Why do you think that a GPS is any less useful for a cyclist than for a car driver?

Re:Really? (1, Insightful)

Anonymous Coward | about 5 months ago | (#45487947)

You might try pausing at those octagonal red signs you might have seen. They have white letters on them.

Not that any other bicyclist does...

AC

Re:Really? (0, Troll)

hawguy (1600213) | about 5 months ago | (#45487965)

You might try pausing at those octagonal red signs you might have seen. They have white letters on them.

Not that any other bicyclist does...

AC

You're not a cyclist are you? Stopping on the road (even at a stop sign) to bury your head in a map or phone GPS is a good way to get rear ended by a car and you'll never see him coming since you're looking at your map. You could pull off the road onto the unpaved shoulder, but that seems like a lot of work to avoid using an electronic navigation aid.

Re:Really? (0)

ThatsMyNick (2004126) | about 5 months ago | (#45488625)

Well, as a bicyclist I have the right to treat stop signs as yield sign (I am assuming you are talking about stop signs, if you not I would appreciate if you were a bit more specific) and even red lights as stop signs. Idaho rocks

Re:Really? (0)

Anonymous Coward | about 5 months ago | (#45489085)

Have been reading this thread for about 5 or 10 minutes, I can't fucking believe how much arguing is going on about this shit.

Hey, everybody, my favorite color is BLUE. I think BLUE is the BESTESTEST color there is. I defy anyone to disagree with the supremacy of the color BLUE to all other colors.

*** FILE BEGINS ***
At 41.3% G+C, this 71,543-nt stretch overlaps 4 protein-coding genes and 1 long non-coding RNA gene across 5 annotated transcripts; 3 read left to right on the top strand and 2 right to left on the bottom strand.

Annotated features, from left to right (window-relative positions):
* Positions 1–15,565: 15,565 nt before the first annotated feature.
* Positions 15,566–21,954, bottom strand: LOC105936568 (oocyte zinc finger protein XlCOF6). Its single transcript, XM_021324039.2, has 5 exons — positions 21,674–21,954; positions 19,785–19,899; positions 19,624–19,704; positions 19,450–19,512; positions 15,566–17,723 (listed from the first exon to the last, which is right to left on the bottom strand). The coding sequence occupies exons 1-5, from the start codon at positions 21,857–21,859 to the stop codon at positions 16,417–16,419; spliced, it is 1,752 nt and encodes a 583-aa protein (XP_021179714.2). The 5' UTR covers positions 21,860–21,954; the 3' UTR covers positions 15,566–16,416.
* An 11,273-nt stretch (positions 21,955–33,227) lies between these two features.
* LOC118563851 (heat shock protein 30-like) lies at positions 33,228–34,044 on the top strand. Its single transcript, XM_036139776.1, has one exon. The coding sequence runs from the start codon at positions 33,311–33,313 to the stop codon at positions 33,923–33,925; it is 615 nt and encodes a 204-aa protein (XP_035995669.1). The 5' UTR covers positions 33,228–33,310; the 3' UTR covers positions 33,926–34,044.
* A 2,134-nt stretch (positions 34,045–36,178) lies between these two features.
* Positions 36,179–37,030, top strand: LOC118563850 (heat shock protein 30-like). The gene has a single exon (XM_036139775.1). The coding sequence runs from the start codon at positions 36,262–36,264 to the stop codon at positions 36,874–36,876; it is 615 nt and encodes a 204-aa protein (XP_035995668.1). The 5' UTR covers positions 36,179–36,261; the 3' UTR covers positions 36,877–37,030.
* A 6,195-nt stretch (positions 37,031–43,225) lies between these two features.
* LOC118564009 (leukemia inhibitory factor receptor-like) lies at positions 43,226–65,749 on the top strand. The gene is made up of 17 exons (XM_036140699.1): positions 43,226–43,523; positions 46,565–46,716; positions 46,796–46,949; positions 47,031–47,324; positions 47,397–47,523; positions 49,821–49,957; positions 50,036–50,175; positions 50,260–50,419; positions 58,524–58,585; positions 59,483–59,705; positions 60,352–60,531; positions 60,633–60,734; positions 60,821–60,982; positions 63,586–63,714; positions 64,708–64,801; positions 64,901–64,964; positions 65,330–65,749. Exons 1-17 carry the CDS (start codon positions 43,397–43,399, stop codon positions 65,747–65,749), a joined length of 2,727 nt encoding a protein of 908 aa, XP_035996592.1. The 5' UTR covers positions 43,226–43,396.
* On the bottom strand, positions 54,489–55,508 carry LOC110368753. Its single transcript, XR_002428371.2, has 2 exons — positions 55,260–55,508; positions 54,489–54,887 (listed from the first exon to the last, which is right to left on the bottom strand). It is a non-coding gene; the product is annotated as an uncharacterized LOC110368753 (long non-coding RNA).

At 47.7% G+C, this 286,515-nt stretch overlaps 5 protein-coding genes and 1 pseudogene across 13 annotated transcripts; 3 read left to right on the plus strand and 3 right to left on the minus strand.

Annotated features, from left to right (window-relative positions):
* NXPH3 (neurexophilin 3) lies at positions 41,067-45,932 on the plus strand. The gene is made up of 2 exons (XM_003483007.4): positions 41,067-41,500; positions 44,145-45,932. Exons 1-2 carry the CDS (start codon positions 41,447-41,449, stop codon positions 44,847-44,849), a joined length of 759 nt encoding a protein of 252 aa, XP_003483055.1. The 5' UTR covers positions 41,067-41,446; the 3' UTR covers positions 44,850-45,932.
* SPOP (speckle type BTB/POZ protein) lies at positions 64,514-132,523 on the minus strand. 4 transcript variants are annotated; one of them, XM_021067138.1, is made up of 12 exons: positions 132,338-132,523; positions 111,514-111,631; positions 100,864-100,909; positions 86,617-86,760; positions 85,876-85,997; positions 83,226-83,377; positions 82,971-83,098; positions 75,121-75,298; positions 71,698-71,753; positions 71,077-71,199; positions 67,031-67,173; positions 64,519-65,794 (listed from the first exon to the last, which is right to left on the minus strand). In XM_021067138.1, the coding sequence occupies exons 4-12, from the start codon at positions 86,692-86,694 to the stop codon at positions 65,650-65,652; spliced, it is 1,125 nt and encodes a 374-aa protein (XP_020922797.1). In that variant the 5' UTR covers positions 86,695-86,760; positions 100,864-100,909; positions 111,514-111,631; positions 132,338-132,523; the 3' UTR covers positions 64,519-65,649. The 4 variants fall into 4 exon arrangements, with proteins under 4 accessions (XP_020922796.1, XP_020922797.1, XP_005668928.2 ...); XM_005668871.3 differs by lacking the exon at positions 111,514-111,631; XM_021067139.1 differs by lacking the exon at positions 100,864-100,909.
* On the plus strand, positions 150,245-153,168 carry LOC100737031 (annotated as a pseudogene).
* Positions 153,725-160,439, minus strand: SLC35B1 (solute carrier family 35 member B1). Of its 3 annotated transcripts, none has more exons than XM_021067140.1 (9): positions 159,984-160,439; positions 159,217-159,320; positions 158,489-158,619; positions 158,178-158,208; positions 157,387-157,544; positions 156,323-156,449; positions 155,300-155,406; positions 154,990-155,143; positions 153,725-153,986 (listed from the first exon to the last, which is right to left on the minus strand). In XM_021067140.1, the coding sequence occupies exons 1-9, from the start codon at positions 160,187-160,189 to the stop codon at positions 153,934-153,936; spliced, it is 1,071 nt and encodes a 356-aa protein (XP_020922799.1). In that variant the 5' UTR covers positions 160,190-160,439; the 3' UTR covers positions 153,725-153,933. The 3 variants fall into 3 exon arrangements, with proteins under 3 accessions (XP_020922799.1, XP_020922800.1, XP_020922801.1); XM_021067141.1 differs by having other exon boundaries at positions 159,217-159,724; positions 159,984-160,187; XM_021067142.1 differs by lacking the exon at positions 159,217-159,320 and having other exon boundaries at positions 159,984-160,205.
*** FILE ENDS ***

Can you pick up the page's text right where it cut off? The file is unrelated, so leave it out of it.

Wanna fucking argue about THAT?!? Jesus H.M.F. Christ, people, grow the fuck up already. Fuck.

Re:Really? (0)

Anonymous Coward | about 5 months ago | (#45489361)

Have you ever seen a stop sign on a bike path?

Re:Really? (0)

Anonymous Coward | about 5 months ago | (#45488093)

Because a car driver's GPA also displays a map thus the driver can also see if the GPS thinks the car is in a different location than it actually is. Bikers using the Hammerhead system have no such map and will blindly follow whatever it tells them. Worse, GPS doesn't work as well in a city which is exactly where you'd need such a device. Smaller cities tend to have less complicated roads thus making it easier to know where you are and where you need to go in the first place.

But I still think it's a neat device.

Re:Really? (0)

Anonymous Coward | about 5 months ago | (#45488155)

agreed - i struggle to find a usage scenario for another peace of expensive kit on my bike.

we are talking about someone who is taking their bike to various different unfamiliar locations on a regular enough basis that this becomes a requirement?

Outside of a cycle courier (who should know the area anyway) and the occasional long distance explorer (who generally looks for a reason to stop and get out the map as a bit of a recovery) I don;t see it.

Anyway good luck to them.#

PS if you can have a retractable low drag bike flag to keep the traffic away during heavy periods i'd be interested - something that would damage cars if they hit it would be great.:D

Re:Really? (0)

Anonymous Coward | about 5 months ago | (#45488193)

> If you are in such a hurry that you can't pull over for 30 seconds,

Many of the places where I ride my scooter, I would be dead if I pulled over. It just isn't safe in much of this country to stop.

I have a mount for my iPhone for my scooter, but GPS is just too slow to use for navigation. By the time it updates, you're always past the turn. It is completely useless for that purpose, and it's sad to see scammers that are still trying to sell this scam to the public.

Re:Really? (1)

Aighearach (97333) | about 5 months ago | (#45488601)

If it isn't safe to be stopped on that shoulder, it isn't safe to be riding on it, either. Like, duh.

And if you have that little clearance, you shouldn't be navigating at all, you should have your attention affixed firmly to the road.

Re:Really? (2, Interesting)

Runaway1956 (1322357) | about 5 months ago | (#45487739)